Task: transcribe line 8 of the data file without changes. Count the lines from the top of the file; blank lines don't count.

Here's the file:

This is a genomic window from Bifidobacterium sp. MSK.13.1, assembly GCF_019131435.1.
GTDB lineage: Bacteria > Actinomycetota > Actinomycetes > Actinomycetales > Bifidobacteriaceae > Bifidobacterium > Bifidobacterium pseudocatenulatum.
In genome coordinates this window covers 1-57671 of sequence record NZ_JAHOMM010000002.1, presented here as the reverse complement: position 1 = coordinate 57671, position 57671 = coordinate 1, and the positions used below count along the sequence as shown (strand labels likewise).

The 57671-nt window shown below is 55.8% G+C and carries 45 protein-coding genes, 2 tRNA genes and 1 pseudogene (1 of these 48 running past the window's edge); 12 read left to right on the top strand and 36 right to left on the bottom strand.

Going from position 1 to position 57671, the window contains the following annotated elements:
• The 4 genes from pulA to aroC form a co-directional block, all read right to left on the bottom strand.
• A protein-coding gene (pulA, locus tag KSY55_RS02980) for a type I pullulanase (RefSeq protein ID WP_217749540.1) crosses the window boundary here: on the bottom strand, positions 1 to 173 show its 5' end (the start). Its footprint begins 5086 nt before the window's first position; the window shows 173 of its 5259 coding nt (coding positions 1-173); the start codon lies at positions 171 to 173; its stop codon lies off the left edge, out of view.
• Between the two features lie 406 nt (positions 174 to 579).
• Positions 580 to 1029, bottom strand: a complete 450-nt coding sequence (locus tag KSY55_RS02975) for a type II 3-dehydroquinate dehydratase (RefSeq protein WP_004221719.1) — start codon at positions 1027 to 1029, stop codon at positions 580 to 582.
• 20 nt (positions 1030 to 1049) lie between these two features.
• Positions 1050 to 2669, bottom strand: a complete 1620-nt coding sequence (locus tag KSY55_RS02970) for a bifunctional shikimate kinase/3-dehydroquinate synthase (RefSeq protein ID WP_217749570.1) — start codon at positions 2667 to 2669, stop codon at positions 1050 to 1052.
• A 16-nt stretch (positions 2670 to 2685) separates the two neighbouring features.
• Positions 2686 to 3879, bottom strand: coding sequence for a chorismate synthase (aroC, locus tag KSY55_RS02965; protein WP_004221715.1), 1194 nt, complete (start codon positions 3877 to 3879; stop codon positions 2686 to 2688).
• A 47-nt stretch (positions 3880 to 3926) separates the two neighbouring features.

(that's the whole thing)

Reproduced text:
• Between the two features lie 406 nt (positions 174 to 579).